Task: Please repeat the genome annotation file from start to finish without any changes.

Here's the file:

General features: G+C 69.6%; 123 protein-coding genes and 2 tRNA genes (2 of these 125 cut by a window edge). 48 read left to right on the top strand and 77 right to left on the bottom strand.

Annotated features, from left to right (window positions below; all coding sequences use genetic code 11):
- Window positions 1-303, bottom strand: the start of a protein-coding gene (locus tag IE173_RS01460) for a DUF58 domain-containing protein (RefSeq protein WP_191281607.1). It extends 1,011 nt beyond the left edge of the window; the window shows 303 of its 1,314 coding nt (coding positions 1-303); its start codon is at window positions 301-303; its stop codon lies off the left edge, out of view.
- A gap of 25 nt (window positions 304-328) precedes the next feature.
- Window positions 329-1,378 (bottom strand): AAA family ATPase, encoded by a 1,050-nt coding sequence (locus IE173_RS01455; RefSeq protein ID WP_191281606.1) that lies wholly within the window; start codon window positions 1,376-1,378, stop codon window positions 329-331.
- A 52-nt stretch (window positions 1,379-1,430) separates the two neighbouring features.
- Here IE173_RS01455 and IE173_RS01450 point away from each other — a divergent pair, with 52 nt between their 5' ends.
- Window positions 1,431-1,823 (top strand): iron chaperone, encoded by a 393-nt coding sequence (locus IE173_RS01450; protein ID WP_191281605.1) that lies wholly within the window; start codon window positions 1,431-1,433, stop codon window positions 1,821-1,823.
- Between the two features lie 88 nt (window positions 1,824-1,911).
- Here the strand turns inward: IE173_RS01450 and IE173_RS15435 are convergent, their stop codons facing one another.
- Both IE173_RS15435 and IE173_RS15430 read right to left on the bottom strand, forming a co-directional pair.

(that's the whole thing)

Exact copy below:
General features: G+C 69.6%; 123 protein-coding genes and 2 tRNA genes (2 of these 125 cut by a window edge). 48 read left to right on the top strand and 77 right to left on the bottom strand.

Annotated features, from left to right (window positions below; all coding sequences use genetic code 11):
- Window positions 1-303, bottom strand: the start of a protein-coding gene (locus tag IE173_RS01460) for a DUF58 domain-containing protein (RefSeq protein WP_191281607.1). It extends 1,011 nt beyond the left edge of the window; the window shows 303 of its 1,314 coding nt (coding positions 1-303); its start codon is at window positions 301-303; its stop codon lies off the left edge, out of view.
- A gap of 25 nt (window positions 304-328) precedes the next feature.
- Window positions 329-1,378 (bottom strand): AAA family ATPase, encoded by a 1,050-nt coding sequence (locus IE173_RS01455; RefSeq protein ID WP_191281606.1) that lies wholly within the window; start codon window positions 1,376-1,378, stop codon window positions 329-331.
- A 52-nt stretch (window positions 1,379-1,430) separates the two neighbouring features.
- Here IE173_RS01455 and IE173_RS01450 point away from each other — a divergent pair, with 52 nt between their 5' ends.
- Window positions 1,431-1,823 (top strand): iron chaperone, encoded by a 393-nt coding sequence (locus IE173_RS01450; protein ID WP_191281605.1) that lies wholly within the window; start codon window positions 1,431-1,433, stop codon window positions 1,821-1,823.
- Between the two features lie 88 nt (window positions 1,824-1,911).
- Here the strand turns inward: IE173_RS01450 and IE173_RS15435 are convergent, their stop codons facing one another.
- Both IE173_RS15435 and IE173_RS15430 read right to left on the bottom strand, forming a co-directional pair.